• Specific rules for addressing public officials in writing. Because the scope of “public officials” under the new law is unclear and conceivably could extend to employees of the public body who do not regularly attend a public meeting, we suggest that the Basic Rules create a specific process for addressing public officials in writing. Having this “in-writing” process will ensure that the opportunity to “communicate directly” with a public official is not frustrated because the particular public official does not attend a public meeting. The in-writing process also becomes a reasonable alternative for the public when the Basic Rules for public comments at a meeting set limits on time and topics. At a minimum, the in-writing process in the Basic Rules should advise the public of the right to make such written comments, how to make such comments (such as by letter or email), and where or to whom such comments should be addressed.
  • Administrative provisions. The Basic Rules should include standards relating to: (1) the availability of the Basic Rules, whether in writing, on a website, or other format, and (2) supplementation by subsidiary bodies in a manner not inconsistent with the Basic Rules.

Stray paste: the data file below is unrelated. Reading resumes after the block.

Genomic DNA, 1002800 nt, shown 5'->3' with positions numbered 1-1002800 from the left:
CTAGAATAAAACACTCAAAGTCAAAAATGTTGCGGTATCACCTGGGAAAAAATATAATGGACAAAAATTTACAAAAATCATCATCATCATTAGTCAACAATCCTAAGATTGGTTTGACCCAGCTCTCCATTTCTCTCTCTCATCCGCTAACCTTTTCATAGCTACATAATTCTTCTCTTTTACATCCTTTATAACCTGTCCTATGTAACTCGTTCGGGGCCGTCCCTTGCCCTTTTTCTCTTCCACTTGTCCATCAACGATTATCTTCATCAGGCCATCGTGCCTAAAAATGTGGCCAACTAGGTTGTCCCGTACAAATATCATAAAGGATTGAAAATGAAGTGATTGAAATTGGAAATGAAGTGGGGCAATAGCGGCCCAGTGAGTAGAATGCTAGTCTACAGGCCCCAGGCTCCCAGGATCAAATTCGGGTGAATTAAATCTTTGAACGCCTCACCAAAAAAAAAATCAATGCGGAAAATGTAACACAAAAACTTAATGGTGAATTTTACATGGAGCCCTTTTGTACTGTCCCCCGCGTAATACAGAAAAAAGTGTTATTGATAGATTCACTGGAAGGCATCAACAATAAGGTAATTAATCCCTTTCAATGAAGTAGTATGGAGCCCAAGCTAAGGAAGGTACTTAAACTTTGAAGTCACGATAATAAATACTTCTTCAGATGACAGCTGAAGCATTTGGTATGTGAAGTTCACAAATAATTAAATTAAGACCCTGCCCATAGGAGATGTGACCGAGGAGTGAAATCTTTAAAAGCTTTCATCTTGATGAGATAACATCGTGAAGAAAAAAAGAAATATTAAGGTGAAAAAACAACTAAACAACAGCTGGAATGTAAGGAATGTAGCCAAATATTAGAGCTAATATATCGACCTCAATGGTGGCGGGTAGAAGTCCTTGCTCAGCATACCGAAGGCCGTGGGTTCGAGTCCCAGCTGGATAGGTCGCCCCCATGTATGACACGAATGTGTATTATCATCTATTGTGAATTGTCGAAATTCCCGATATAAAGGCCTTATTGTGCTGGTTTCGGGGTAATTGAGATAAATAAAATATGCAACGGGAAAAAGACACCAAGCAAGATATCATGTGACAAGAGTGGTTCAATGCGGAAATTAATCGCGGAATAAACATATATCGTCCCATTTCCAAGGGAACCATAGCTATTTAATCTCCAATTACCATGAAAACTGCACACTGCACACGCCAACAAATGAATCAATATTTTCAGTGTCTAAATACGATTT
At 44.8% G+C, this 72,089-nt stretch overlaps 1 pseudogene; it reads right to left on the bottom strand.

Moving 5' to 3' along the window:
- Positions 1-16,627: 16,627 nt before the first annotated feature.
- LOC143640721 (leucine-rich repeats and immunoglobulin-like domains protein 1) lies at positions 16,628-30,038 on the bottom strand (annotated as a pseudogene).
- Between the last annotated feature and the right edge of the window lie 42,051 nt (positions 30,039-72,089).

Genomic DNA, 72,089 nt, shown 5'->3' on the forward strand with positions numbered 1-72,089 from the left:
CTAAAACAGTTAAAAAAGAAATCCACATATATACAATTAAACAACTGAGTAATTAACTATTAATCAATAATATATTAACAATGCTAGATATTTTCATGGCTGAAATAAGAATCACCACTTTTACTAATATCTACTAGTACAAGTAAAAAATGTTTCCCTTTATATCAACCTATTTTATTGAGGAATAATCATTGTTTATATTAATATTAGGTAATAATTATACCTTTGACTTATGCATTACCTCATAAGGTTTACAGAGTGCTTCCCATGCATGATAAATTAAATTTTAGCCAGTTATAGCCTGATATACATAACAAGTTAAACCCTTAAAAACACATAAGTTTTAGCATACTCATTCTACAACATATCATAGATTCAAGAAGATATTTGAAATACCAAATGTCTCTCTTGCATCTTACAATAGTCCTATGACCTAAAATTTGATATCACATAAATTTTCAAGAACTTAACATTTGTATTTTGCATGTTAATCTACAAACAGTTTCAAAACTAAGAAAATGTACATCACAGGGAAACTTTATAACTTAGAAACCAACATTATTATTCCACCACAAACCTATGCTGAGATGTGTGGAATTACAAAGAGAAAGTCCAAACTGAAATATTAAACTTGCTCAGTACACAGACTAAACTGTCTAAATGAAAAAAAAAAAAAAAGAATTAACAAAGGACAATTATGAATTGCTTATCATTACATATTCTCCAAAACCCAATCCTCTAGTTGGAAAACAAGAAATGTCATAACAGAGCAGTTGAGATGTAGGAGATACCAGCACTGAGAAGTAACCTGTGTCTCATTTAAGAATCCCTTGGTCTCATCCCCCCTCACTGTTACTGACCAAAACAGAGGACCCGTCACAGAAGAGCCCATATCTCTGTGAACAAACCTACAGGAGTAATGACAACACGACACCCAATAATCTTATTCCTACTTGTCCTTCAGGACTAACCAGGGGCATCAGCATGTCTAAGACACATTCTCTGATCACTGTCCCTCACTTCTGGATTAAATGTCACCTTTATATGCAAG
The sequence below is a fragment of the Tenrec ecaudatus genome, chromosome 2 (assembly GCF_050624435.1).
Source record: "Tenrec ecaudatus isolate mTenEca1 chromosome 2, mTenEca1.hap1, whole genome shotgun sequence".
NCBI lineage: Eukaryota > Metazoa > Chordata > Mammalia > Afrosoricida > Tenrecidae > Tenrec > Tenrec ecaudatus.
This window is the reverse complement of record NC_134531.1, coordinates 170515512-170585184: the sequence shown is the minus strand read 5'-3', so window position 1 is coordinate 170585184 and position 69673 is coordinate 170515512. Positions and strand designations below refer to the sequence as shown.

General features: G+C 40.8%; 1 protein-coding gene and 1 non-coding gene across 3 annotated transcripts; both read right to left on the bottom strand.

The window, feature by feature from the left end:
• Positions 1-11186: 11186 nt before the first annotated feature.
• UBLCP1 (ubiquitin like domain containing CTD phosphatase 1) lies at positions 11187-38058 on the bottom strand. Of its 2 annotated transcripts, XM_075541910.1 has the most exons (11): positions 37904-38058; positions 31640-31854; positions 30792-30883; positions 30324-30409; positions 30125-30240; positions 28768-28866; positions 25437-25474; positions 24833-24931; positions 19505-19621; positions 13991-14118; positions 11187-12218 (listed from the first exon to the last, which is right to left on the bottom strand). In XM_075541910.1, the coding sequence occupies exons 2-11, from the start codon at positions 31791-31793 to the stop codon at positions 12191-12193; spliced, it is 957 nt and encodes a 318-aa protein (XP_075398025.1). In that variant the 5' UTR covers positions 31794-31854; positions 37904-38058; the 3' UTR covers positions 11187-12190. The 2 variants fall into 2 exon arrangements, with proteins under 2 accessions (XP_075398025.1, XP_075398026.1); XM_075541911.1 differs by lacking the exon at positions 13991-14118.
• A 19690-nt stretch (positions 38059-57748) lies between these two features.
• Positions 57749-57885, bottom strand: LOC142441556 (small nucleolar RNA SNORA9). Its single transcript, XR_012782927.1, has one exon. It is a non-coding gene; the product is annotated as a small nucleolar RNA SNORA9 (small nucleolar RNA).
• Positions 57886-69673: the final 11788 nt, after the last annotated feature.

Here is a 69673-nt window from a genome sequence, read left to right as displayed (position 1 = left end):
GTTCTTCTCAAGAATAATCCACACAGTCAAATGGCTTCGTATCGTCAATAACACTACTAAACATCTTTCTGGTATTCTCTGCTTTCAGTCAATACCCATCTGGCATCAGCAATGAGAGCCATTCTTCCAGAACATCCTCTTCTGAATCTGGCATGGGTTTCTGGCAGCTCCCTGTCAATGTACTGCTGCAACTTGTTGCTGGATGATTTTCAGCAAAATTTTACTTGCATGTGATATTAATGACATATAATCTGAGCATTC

Reasonableness will be the key to success in fashioning the Basic Rules, but we believe that the suggestions above will establish a path for compliance with the new law without disrupting public business.

If the new law is revised, or is interpreted to be less (or more) broad than the new law currently reads on its face, then a local government may revisit its Basic Rules to determine whether those rules have created the appropriate opportunities for the public to address its public officials.

New Rules Regarding Approval of Meeting Minutes

Public Act 96-1473 also amended the Open Meetings Act by establishing new rules regarding the review and approval of meeting minutes. Formerly, the Open Meetings Act presumed the approval of minutes and established a time within which approved minutes would be made available to the public. 5 ILCS 120/2.06(b). Under PA 96-1473, Section 2.06(b) has been amended to set specific time limits on approval of minutes: “A public body shall approve the minutes of its open meeting within 30 days after that meeting or at the public body’s second subsequent regular meeting, whichever is later.”

The law also requires that approved minutes be made available to the public within seven (formerly 10) days after approval. Note that the new law does not establish a specific time for approval of closed session minutes, but Section 2.06(c) does require the approval of closed session minutes before any verbatim minutes (that is, recordings) of closed sessions may be destroyed.

There is some ambiguity with respect to public bodies that do not meet regularly and are not scheduled to meet within 30 days after a prior meeting. For those bodies, we recommend that the next meeting (even if a special meeting) include the minutes of the prior meeting on the agenda for review and approval.